NOTE: though this post was originally written in 2011, it can still contain relevant information for you today to consider, or do further research on.
(Photo graphic by thyroid patient Sam Aliyev of Azerbaijan, Baku city.)
TAKING YOUR TEMPERATURE CORRECTLY?? Possibly not.
Thanks to Dr. Broda Barnes, informed thyroid patients know the importance of taking one’s temperature, especially just before we get out of bed in the morning. According to Barnes, we can suspect a thyroid problem if that temp is below 97.8. Conversely, healthy thyroid function (or adequate treatment) would put our before-rising temp from 97.8 to 98.2. (Menstruating females would need to be aware of higher temps right after ovulation.).
Today, we favor the mercury thermometer over digitals for accuracy. But are we using the mercury thermometer correctly? Maybe not.
A discussion between thyroid patients recently underscored the need to leave it in the mouth longer than the 5 minutes we thought was adequate. Thyroid patient Jennifer states: At 5 minutes it read 97.6, at 10 minutes it read 97.8 and at 15 minutes it read 98 degrees. After that, it stayed 98 degrees. We then discussed the fact that manipulating the muscle in the back of throat could have caused the final temp. But her experiment, as well as others, underscored that we need to be holding that mercury thermometer in our mouths no less than five minutes, and ten is probably better.
DOES SELENIUM REALLY CAUSE A RISE IN REVERSE T3 (RT3)?
The above statement about selenium causing excess RT3 has oft been repeated from group to group for a few years. But it may be very wrong.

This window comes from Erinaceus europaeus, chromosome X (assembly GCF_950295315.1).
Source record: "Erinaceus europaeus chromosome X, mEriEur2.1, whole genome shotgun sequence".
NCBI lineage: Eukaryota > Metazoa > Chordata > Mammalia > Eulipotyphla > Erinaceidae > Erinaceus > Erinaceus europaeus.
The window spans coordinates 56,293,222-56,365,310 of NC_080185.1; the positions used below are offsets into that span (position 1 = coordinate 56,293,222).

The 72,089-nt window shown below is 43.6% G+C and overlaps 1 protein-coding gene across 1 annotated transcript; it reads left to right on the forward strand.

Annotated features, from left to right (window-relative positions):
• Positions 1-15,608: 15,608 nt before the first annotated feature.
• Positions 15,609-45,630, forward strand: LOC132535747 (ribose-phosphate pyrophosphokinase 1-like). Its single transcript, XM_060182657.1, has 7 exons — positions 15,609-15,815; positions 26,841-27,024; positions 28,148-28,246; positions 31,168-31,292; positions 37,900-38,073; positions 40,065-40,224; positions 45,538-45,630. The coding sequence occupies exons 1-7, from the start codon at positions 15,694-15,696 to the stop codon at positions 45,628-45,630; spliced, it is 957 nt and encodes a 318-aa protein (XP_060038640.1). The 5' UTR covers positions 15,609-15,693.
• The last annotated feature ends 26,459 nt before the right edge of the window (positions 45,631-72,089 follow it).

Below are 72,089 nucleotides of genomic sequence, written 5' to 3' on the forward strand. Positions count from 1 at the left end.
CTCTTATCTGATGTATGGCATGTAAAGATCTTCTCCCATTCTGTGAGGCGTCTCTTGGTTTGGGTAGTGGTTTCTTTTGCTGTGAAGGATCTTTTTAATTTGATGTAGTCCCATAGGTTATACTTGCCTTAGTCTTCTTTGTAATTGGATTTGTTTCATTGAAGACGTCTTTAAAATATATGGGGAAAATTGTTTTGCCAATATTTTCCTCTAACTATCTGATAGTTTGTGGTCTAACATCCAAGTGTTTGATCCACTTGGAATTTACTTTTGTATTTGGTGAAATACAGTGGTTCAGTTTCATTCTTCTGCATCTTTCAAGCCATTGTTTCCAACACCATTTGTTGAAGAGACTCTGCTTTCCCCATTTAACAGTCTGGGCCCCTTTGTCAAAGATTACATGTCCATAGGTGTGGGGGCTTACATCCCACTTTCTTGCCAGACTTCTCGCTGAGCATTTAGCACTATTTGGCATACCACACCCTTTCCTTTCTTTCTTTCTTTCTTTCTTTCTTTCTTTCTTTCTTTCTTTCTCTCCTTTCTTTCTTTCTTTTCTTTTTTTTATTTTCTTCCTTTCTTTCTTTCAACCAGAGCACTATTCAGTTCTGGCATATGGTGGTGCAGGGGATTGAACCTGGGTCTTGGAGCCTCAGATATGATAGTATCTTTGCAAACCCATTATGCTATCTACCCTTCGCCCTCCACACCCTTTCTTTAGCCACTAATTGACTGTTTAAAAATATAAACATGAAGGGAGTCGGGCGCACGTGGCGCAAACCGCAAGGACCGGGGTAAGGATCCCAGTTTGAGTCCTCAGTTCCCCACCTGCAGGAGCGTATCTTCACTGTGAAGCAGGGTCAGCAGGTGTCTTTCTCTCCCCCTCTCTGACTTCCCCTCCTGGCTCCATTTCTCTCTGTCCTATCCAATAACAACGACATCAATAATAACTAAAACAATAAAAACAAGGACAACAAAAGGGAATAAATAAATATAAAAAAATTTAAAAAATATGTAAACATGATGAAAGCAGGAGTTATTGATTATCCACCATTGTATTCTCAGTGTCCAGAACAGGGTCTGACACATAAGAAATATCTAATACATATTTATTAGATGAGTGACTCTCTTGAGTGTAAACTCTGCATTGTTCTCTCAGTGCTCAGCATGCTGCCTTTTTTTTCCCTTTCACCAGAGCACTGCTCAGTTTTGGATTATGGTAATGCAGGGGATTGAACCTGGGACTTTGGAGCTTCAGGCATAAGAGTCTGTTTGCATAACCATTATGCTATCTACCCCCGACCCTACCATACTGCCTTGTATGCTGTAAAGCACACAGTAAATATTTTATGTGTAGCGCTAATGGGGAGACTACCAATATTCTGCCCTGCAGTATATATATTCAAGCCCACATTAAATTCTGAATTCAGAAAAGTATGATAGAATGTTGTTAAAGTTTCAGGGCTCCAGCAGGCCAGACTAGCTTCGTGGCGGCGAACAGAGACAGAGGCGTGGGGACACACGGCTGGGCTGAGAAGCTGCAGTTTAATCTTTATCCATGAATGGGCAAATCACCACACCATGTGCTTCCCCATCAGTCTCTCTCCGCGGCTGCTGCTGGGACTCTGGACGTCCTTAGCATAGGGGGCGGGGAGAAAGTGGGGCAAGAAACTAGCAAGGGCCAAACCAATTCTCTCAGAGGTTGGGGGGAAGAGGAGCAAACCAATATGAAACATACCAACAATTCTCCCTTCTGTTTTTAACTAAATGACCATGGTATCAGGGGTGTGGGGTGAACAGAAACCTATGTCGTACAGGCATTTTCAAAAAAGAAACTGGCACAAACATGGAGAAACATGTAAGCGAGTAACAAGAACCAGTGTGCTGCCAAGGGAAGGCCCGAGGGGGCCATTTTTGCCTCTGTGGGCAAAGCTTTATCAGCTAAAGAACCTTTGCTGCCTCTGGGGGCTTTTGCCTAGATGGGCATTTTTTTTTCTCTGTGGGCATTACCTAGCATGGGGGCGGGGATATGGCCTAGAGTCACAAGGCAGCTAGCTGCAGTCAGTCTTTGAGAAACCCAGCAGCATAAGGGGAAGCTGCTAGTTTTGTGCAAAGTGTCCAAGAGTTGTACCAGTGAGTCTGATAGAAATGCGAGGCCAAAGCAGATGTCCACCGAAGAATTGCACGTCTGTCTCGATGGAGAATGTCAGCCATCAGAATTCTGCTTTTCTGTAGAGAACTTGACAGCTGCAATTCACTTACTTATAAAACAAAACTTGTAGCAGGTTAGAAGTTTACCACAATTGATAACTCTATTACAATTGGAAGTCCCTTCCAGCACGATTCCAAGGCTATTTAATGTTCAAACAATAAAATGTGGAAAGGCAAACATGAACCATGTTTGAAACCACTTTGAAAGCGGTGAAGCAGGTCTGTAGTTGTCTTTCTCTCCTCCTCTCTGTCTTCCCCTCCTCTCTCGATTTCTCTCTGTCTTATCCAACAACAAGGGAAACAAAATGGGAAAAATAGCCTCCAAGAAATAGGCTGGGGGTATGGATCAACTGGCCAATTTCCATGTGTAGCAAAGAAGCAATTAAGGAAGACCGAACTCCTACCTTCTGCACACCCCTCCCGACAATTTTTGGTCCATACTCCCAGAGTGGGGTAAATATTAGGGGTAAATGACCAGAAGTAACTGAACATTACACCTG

For example, this study shows selenium did not cause a rise in RT3, and in fact, lowered it. Here is one which shows LOW levels of selenium can result in increased RT3. This medical book states that though RT3 comes from T4, it also concludes that low selenium increases RT3.
In other words, though the enzymes that convert T4 to T3, and convert T4 to RT3, are selenium dependent to do their job, that doesn’t mean that selenium is going to increase your RT3. Bottom line, many thyroid patients love selenium, especially with its power to lower Hashimoto’s antibodies, and being anti-cancer. Suggested levels are no more than 400 mcg.
TPA’s AUTUMN NEWSLETTER IS OUT–many good articles!
TPA stands for Thyroid Patient Advocacy, and is a UK charity organization started by Sheila Turner. Check out the articles below in the latest newsletter.
Page 5: The Big Question – Is There an Anti-T3 Conspiracy. Eric Prichard critically questions why those in Endocrinology need to cite numerous anti-T3 studies, in spite of many other studies which reveal the activeness and superiority of T3. Is the UK and other dark age countries ever going to get it?
Page 9: Why I Believe T3 Should Be the Very Last Treatment that Thyroid Patients Consider. Don’t let UK’s Paul Robinson’s title fool you. He believes in the efficacy of T3, but underscores why it can be complex to dose with just T3. Especially compelling are what follows Paul’s article, titled MEMBERS SUCCESS STORY. Story 1 is about an individual who, when dosing T3 in the early morning hours, was able to get off all adrenal meds. Story 2 is about a gal’s successful transition from T4 to T3.
Page 15: Thyroid Patients Have Come a Long Way, Baby….But We Still Have a Way to Go! Though there are now numerous patient groups on the net and many lives have changed, Janie Bowthorpe (yes, me) explains how many doctors still have a long way to go in understanding how T4 and TSH fail patients, just as desiccated thyroid or T3 have turned miserable lives around.
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